Canada and the US aren't culturally all that different. I think if you went to sleep in Madison (WI) and woke up in Ottawa (ON) with a hang over you might not realize you were transported into a foreign country. (great practical joke btw)

              • by KGIII ( 973947 )

                It's a bit different up home. If I cross the border, everything is more expensive and they speak pidgin French.

                • You live in Antwerp?

                  • by KGIII ( 973947 )

                    Nah, I live in Maine. I go to to pidgin French territory in under a half-hour drive. Well, the actual journey is longer now, the border's a bit more difficult to cross. Well, not difficult, slower. I've picked up the language, to some extent, but it's been absolutely useless when I've gone to France. There are some similarities but it's damned confusing for a layman. I'm not a linguist.

                    However, if I remember properly, I think I got your humor. :D

              • by dryeo ( 100693 )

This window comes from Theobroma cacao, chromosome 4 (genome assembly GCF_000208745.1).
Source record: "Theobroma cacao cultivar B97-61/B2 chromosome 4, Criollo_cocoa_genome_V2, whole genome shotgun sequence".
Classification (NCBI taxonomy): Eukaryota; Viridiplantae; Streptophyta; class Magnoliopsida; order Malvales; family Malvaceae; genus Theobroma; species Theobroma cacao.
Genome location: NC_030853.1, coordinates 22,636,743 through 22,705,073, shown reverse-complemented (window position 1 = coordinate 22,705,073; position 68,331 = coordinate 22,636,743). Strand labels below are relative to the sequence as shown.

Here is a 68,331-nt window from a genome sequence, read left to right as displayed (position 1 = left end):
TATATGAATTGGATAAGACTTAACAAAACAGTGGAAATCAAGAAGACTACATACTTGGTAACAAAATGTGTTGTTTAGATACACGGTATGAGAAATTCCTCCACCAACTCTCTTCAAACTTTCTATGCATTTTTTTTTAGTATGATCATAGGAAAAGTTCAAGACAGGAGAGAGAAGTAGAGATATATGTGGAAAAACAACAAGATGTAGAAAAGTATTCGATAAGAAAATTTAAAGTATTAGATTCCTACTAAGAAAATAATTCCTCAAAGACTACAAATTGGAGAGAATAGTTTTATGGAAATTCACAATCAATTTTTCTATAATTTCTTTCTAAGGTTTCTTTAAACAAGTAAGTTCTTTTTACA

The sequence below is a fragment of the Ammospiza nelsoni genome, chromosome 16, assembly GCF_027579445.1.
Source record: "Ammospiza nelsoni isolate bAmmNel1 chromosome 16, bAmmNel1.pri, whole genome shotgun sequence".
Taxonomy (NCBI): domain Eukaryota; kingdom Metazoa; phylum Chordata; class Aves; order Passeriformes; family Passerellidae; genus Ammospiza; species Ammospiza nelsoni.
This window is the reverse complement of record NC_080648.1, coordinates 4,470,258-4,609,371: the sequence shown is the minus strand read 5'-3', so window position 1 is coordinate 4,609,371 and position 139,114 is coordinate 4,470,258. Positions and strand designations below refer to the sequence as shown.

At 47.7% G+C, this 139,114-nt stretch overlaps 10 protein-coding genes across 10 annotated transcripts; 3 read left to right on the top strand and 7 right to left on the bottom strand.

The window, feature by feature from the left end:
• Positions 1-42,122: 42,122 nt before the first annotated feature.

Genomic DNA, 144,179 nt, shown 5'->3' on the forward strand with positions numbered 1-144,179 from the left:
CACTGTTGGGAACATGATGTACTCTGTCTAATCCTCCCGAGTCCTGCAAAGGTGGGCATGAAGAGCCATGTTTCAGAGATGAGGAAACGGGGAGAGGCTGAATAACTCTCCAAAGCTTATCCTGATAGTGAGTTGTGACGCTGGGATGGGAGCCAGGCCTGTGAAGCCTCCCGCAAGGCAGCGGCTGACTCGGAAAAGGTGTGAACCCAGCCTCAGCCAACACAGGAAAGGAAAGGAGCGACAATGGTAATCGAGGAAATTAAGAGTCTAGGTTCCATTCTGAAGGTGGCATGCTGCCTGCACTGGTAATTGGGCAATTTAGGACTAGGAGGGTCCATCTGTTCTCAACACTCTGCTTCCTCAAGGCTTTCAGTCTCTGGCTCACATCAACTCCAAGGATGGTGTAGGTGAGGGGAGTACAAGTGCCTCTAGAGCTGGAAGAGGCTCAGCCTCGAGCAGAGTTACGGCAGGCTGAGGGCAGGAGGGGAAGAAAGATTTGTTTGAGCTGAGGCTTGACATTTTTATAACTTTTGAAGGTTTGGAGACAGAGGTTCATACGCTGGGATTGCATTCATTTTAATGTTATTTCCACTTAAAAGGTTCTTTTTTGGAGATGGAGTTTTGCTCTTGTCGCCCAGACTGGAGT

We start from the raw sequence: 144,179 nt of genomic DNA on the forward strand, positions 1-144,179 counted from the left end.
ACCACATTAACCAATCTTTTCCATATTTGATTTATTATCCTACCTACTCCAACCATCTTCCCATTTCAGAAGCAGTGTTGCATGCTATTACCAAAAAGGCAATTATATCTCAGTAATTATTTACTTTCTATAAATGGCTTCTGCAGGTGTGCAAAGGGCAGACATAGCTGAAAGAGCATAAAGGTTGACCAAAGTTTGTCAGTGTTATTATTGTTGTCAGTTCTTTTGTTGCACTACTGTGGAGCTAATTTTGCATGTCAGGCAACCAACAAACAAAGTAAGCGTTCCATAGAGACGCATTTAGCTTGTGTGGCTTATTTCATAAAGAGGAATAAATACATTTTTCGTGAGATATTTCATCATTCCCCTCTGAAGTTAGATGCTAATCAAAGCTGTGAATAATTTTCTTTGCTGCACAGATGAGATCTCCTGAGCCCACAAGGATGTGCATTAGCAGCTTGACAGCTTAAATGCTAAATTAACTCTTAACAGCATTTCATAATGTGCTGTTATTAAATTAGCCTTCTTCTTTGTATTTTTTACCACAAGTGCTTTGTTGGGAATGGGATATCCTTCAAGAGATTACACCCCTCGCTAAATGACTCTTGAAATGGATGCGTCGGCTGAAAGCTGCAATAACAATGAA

As soon as they bought something and looked at their change, consisting of loonies, toonies, no pennies and colourful plastic they'd know. The odd American might also notice that they got too much change back too.

              • I'm not sure I agree that it was all that culturally united, having known several Bavarians.

                Bavarians are a bit of an outlier. The German equivalent of Irish jokes are about Bavarians.

                When I say Irish jokes, I mean Polack jokes. You must be an American to be so wrong about other countries and so sure you're right.

                The nationalism isn't particularly healthy, which is one reason why they shouldn't have unified.

                I don't see how that's the case - they've hardly been sticking the pointy hats on and goose-ste

                • but in any case it's not your call.

                  I dare you to try and take my right to have an opinion away.

                  • I dare you to try and take my right to have an opinion away.

                    I dare you to try and take their right to have an opinion away. You can't, haha, they already did it. Sucks to be you, keyboard ninja.

        • This guy wants to annex a country with an entirely alien culture, an entirely different language, and all kinds of social problems?

          Carly Fiorina could do it, just like she did with HP and ... umm, hang on.

          I'll get me coat.

          • I can't believe anyone actually thinks she'd make a good president. She ran HP straight into the ground; what do they think she'd do to the country?

            • Nobody remembers that. Does anybody talk about Mitsubishi's unintended acceleration problem these days?